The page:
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Richie wrote:Okay, the work

Richie wrote:
Okay, the work batch seems to have changed from 2006L to 2007L during the last hours. With AMD cards the tasks from 2007L low range seem to be somewhat faster than last tasks from 2006L high range

It's not the change from 2006L to 2007L that is causing what you are seeing.  It's the pulsar spin frequency being analysed for, that is causing the initially faster and then gradually reverting to the the more usual and somewhat slower crunch times.  When you look at a task name - eg LATeah2006L_1132.0_.... - that 2nd parameter between the underscores is related to spin frequency - I think it is some multiple, maybe x4, of the spin frequency in Hz.

When tasks for each data file are distributed, the low frequencies are sent out first and usually don't last for long.  This is followed by a longish period of steadily increasing frequencies and slowly increasing crunch times.

If you look at the very first graph in this thread you can see a very distinct relationship between crunch time and spin frequency.  For frequencies less than ~200Hz, the times are significantly faster.  Above ~200Hz, the times steadily increase until a plateau is reached in the 800-1000Hz range.  There is then a further small step to a new plateau above 1000Hz.

I wouldn't be at all surprised if the current 2006L and 2007L tasks behave in much the same way.  If you want accurate comparisons, you'll need to choose the frequency component fairly carefully :-).  Thank you for deciding to look at this.  I'm sure the information will be of interest to quite a few of us who try to tweak performance.

 

Cheers,
Gary.

Richie
Richie
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Gary Roberts wrote:If you

Gary Roberts wrote:
If you look at the very first graph in this thread you can see a very distinct relationship between crunch time and spin frequency.  For frequencies less than ~200Hz, the times are significantly faster.  Above ~200Hz, the times steadily increase until a plateau is reached in the 800-1000Hz range.  There is then a further small step to a new plateau above 1000Hz.

Those graphs by archae86 are excellent. I've took a look at them a few times and tried to keep in mind how these work batches typically evolve. In an optimal situation that could help me to avoid of getting too excited when I thought I had found something out (and then I'd more likely double check and avoid writing nonsense here Embarassed ).

After I woke up today and saw batch had changed my thought was "those 2007L tasks must be already from the "plateau" phase". But as that computer had very small work cache it actually had been sent some of the first ones... and had crunched them. I've missed the first ones many times (NNT has been in effect) so they still feel quite rare to me. I didn't look at the task names carefully enough.

Gary Roberts wrote:
If you want accurate comparisons, you'll need to choose the frequency component fairly carefully :-)

I'm probably too lazy to bring here anything precise Tongue Out But there's always great value when somebody else does that kind of work and I respect them.

Gary Roberts
Gary Roberts
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Richie wrote:I'm probably too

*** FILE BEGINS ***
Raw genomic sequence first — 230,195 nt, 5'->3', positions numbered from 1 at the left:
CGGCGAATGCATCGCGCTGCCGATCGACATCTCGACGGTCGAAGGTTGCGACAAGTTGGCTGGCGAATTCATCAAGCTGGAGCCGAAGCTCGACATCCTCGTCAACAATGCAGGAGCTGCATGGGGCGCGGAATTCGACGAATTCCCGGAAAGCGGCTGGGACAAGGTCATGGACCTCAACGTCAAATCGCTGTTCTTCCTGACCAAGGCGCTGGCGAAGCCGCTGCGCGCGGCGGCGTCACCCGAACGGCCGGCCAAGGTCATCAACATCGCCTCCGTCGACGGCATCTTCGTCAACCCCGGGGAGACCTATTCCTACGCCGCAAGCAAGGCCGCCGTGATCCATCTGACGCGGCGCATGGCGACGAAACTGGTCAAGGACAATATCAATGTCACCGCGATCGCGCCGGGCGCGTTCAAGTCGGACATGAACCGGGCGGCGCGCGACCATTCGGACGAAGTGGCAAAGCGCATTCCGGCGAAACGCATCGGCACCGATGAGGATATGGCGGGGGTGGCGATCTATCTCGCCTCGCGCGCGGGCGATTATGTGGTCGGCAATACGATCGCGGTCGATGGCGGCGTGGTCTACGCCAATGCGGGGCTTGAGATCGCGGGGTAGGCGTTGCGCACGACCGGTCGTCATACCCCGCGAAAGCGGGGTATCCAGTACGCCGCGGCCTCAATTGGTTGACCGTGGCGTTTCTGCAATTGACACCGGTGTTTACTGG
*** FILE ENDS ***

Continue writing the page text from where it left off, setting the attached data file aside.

Richie wrote:
I'm probably too lazy to bring here anything precise ....

I'm not so sure about that :-).  If you stick around for long enough, the need for precision will probably grow on you :-).

 

Cheers,
Gary.

Richie
Richie
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Gary Roberts wrote:I'm not so

Gary Roberts wrote:
I'm not so sure about that :-).  If you stick around for long enough, the need for precision will probably grow on you :-).

I started my test from the beginning to provide a bit more precision Cool

Just to remind, this host has an Intel cpu and almost 10 years old motherboard. This has BIOS and there is a cpu configuration setting called "C-State", which can also have an effect on how the clock speeds will behave. Modern UEFI boards might differ with options and behavior. Boards with a AMD cpu surely will.

 

Test computer: host/12329446

- AMD GPU driver is stock version that came with this Windows version (Adrenalin 18.40.21.06 DCH , Beta)

- GPU tasks run 2x and enough "out-of-sync" for the last computation phase (89-100%) to never occur simultaneously for both tasks

I downloaded 120+ tasks that all were LATeah2007L_916.0...

Four different configurations were tested and each version of this system crunched about 30 tasks.

I think CPU clock speeds are not relevant after all, so I will leave those observations out. I'll just say that changing only the SpeedStep from ON to OFF in BIOS might not be enough to make a system from similar age to utilize highest available CPU clock speeds. Even without using any precision monitoring tools it was easy to see that average or max clock speeds were not identical.

Completion times are show below (run time / cpu time) :

 

Test 1 --- SpeedStep ON, C-State ON, Windows 'Power plan' Balanced

Average time (34 tasks): 1689 / 218

 

Test 2 --- SpeedStep OFF, C-State ON, Windows 'Power plan' Balanced

Average time (32 tasks): 1679 / 188

 

Test 3 --- SpeedStep OFF, C-State ON, Windows 'Power plan' High performance

Average time (32 tasks): 1683 / 186

 

Test 4 --- SpeedStep OFF, C-State OFF, Windows 'Power plan' High performance

* among the finished tasks there was one 'validated' task that was somewhat anomaly (run time 1356 / 175)

Average time (27 tasks. including anomaly): 1659 / 175

Average time (26 tasks. without anomaly): 1671 / 175


I had expected greater differences in run times. I'll continue to run this host with SpeedStep ON. It will run cooler and that's what I prefer most of the time.